The first hint that an earthquake rumbled the area on Friday night came in a call to Guernsey County Sheriff Jeff Paden's staff as something else entirely: An attempted burglary.
The emergency 911 dispatcher took the call at 11:08 p.m. from a terrified Noble County woman.
"She was whispering and said that a burglar was trying to break into her house," Dispatcher Steve Schubert said.
He was able to connect her to the Noble County Sheriff's Office, but then the deluge of calls began.
"We received multiple calls," said Sheriff Paden, adding that they later learned from the U.S. Geological Survey that an earthquake had struck the area, emanating from somewhere southwest of Barnesville. The epicenter may have been in the vicinity of the Whiskey Run Golf Course, near Batesville in Noble County.
According to the USGS, the quake registered a 3.4 magnitude on the Richter scale and occurred at an underground depth of about 3 miles.
The USGS says that earthquakes of magnitudes of 3.0 to 3.9 typically are felt by only a few people on the upper floors of multi-story buildings.
But that was not the case in this instance. Schubert said 911 calls were still coming in when he got off duty at midnight. They came from residents in Batesville, Byesville, Cumberland, but, mostly, in the Quaker City area.
A few Cambridge residents also felt the quake.
"I was trying to fall asleep a little after 11 p.m. when the bed and some things on my wall started to shake," Dana Davis said. "My kitten, Rosa, began to meow loudly and hid under the blanket. After a few seconds, the shaking stopped and I went downstairs to ask my dad if he had felt anything."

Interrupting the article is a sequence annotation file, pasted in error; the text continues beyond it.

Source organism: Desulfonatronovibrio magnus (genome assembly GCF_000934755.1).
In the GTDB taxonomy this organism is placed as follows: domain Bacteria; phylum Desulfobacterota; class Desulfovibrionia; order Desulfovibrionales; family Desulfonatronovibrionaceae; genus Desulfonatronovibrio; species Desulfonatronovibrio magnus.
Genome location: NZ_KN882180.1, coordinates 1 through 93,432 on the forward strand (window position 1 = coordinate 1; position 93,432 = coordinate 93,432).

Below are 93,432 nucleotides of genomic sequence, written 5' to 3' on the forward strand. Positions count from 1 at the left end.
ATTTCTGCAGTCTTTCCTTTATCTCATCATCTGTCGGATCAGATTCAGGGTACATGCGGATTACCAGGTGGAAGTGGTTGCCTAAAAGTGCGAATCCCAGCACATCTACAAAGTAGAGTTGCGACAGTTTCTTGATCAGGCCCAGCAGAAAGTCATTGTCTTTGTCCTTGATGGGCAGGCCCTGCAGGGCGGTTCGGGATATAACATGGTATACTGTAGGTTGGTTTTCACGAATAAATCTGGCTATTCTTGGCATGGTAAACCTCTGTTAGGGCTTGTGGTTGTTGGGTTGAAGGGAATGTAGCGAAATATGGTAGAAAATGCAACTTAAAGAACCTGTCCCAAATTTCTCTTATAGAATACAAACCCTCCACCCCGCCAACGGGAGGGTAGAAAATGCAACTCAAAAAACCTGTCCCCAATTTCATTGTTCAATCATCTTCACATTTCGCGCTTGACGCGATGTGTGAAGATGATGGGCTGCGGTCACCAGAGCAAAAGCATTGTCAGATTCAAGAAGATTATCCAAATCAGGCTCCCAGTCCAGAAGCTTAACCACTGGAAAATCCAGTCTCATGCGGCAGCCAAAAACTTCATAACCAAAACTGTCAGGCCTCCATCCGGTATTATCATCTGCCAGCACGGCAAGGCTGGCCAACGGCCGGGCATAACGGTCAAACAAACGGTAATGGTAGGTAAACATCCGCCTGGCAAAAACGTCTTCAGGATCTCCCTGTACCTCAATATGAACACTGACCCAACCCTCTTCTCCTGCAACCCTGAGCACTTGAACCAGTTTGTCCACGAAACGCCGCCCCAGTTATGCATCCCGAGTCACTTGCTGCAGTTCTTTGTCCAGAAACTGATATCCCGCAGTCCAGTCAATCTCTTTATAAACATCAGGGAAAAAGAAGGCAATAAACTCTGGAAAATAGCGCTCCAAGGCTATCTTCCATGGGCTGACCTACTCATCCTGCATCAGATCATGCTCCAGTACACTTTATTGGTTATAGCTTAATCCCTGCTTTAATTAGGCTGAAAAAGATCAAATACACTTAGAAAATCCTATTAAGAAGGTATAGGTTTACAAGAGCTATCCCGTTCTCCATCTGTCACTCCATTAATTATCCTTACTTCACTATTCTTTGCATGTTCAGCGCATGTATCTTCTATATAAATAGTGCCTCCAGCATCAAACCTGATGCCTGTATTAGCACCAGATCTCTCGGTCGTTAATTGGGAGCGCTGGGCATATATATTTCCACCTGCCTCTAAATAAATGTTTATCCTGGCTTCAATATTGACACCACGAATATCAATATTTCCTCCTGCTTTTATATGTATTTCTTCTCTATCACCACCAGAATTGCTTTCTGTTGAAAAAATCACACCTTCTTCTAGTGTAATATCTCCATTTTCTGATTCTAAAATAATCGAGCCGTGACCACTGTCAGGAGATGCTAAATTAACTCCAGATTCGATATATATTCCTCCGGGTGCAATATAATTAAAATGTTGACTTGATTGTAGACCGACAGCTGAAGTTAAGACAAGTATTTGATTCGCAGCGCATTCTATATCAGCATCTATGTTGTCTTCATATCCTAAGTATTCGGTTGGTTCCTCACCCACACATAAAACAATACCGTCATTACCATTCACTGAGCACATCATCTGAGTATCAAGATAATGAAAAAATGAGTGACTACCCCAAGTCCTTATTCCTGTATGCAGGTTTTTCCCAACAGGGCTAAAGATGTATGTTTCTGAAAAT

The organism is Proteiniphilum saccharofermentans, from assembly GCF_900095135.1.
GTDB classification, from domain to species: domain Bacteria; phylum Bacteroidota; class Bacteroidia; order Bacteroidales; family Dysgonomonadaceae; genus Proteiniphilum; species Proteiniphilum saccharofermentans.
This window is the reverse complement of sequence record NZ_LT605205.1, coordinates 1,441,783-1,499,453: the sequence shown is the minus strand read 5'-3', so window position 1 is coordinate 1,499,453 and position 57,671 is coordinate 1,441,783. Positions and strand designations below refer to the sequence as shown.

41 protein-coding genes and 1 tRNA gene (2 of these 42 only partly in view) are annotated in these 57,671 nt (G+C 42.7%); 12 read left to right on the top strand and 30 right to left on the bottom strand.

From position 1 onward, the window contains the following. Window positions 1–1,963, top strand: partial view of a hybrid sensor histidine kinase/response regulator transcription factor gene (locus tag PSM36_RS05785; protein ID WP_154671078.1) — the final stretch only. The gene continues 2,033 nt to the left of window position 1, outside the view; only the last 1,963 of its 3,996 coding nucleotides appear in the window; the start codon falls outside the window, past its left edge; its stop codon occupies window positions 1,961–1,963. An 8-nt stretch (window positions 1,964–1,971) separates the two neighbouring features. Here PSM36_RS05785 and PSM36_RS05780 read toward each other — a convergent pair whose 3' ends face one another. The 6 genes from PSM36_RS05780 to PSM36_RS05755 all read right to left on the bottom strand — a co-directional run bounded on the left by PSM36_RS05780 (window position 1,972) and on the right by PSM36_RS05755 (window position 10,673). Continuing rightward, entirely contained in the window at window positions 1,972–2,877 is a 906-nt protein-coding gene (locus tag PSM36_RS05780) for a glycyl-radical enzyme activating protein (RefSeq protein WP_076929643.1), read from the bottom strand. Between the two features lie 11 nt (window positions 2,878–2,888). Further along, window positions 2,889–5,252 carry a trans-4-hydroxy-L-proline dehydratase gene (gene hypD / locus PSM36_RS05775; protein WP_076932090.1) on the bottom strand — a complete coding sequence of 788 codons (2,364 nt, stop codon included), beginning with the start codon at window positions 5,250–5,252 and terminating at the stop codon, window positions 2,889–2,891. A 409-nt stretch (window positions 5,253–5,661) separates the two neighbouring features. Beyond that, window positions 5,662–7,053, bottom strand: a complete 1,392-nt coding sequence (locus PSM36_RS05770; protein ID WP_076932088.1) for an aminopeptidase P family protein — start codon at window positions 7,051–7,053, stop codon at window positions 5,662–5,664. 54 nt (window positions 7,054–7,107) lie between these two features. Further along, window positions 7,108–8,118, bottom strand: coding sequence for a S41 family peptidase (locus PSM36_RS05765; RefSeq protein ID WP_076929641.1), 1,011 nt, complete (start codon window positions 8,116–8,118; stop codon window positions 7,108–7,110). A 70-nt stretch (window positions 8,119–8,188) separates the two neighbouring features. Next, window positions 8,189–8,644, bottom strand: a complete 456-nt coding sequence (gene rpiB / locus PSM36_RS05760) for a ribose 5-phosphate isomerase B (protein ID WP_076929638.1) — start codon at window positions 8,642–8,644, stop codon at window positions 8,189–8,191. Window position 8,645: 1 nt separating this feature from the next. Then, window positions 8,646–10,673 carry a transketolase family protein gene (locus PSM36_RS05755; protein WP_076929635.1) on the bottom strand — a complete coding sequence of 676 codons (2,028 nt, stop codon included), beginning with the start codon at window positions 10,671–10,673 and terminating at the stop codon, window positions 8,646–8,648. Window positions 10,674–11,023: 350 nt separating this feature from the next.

A pair of deputies at the Pritchard Laughlin Civic Center also reported feeling the tremors.
A Cumberland resident reported lying in a bedroom and felt the sensation as if someone were running in the hallway.
A Senecaville citizen thought a vehicle had struck his house and he went outside to check, but found nothing out of the ordinary.
In Byesville, one resident reported that it felt as if the entire house was shaking — a sensation that seemed to last about 10 seconds. Another resident reported being awakened by the shaking while a neighbor heard crack-like sound and felt the house shaking for about five seconds.
Over in Quaker City, a resident thought that a tree had fallen on the house. She was standing in the kitchen and had to brace herself against the wall because the house was shaking so violently. It frightened her brothers and her mother came running in from the living room. She thought that the shaking lasted for about seven seconds.
"We got multiple calls from people in the Quaker City area who thought there had been a large explosion," said Schubert, adding that an off-duty deputies drove around checking oil well sites in the Quaker City area.
Despite the scare, there were no reports of damage.
According to the USGS, this was the second earthquake in southeastern Ohio in past several weeks. Another occurred on May 24 in McArthur, which is in Vinton County. It also registered 3.4 on the Richter scale.
An earthquake of that size, according to the USGS, may create vibrations similar to those caused by a passing semi-tractor trailer.
Or, perhaps, it might feel like a burglar trying to break into one's house.